Lebanon has been plunged into one crisis after another, beginning with mass protests and economic turmoil and recently with the explosion in Beirut that killed more than 220 and destroyed vast amounts of infrastructure. As a result, the entire cabinet of Prime Minister Hassan Diab resigned just days after, making room for a new government to take its place.
Mustapha Adib Named as New Lebanese PM
On Monday, President Michel Aoun named Mustapha Adib as the new Prime Minister. Adib becomes the third person to hold the office since January of this year. He was voted in by 90 of the 120 members of parliament, with backing from the Shiite Hezbollah and Amal movement, as well as the Sunni Future Movement of former leader Saad Hariri.
The new PM — required to be a Sunni under the Doha Agreement — has the monumental task of rebuilding Beirut’s infrastructure and gaining the trust of a frustrated populace, which has been protesting on and off for almost a year.
“There is no time for talk, promises and wishes. It is a time for action,” Adib said in his first speech.
Lebanon’s Economy is in Freefall
Adib’s job becomes extraordinarily difficult considering the state of Lebanese economy, which is facing one of the worst turmoils in history. The country’s gross domestic product is expected to plunge by 12% in 2020 while public debt levels near 175% of the GDP. Adding to the troubles is the unemployment rate of around 25% while the budget deficit is approximately 15%, making the prospect of any new reconstruction and comeback even more daunting.
Lebanon’s economic crisis has been brewing for a long time now, as just in March the country defaulted on its dollar-denominated bonds for the first time ever. Adib is expected to revive talks with the International Monetary Fund for a $10 billion facility after the previous round in early July failed. But given the long-term sovereign credit outlook — downgraded by Fitch to CCC, a non-investment grade — it’s going to be a tough sell.
‘The IMF is Exploring All Possible Ways to Support the People of Lebanon’
After the August explosions, some hope for support emerged as France’s Emmanuel Macron rallied to Lebanon’s cause while IMF’s Managing Director Kristalina Georgieva said: “The IMF is exploring all possible ways to support the people of Lebanon. It is essential to overcome the impasse in the discussions on critical reforms and put in place a meaningful program to turn around the economy and build accountability and trust in the future of the country.”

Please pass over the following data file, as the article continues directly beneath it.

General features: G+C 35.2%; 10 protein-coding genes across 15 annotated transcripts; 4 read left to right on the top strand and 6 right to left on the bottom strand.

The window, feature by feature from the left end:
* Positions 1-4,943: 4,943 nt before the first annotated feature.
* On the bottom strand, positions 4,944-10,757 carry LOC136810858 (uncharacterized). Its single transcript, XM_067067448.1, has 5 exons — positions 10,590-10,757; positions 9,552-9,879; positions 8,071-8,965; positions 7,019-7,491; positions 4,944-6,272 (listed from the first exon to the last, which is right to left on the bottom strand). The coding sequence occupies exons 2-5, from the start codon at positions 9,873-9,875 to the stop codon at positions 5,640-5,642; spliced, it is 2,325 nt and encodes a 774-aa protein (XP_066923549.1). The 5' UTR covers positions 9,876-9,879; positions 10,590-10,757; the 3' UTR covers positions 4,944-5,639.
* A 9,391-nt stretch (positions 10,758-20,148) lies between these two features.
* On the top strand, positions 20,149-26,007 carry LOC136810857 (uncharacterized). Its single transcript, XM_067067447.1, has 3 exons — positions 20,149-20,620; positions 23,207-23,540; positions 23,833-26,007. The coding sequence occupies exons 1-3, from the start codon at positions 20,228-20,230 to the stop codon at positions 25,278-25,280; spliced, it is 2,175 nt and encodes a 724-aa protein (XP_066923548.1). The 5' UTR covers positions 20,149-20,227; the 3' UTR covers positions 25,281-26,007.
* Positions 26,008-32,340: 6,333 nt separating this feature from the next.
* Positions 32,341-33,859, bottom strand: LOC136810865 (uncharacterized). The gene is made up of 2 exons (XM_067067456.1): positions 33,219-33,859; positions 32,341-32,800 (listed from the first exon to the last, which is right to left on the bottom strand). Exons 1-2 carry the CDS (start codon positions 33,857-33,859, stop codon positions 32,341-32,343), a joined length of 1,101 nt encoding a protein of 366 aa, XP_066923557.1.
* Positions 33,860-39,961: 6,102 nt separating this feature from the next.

Before any negotiations with the multilateral lender, Adib will meet with Macron, who played an instrumental role by pressuring the ruling elite to name a new candidate. The French President is trying to get more international financial support for Lebanon’s development and fiscal management.
However, there are now questions whether the new leader can bring any meaningful change to the rotten system or is it merely a change of face. Adib had been serving as the Lebanese ambassador to Germany since 2013 and like his predecessor Hassan Diab, is an academic by qualification and has previously taught at a number of universities. Similarly, his political days go back to the time of billionaire PM Najeeb Mikati with whom he served as an advisor.
Hence, his appointment is unlikely to be welcomed by the general public that has been protesting to completely overhaul the current political system and get rid of the corrupt ruling elite who have captured the government.
Adib, too, seems to be a member of that same exclusive club.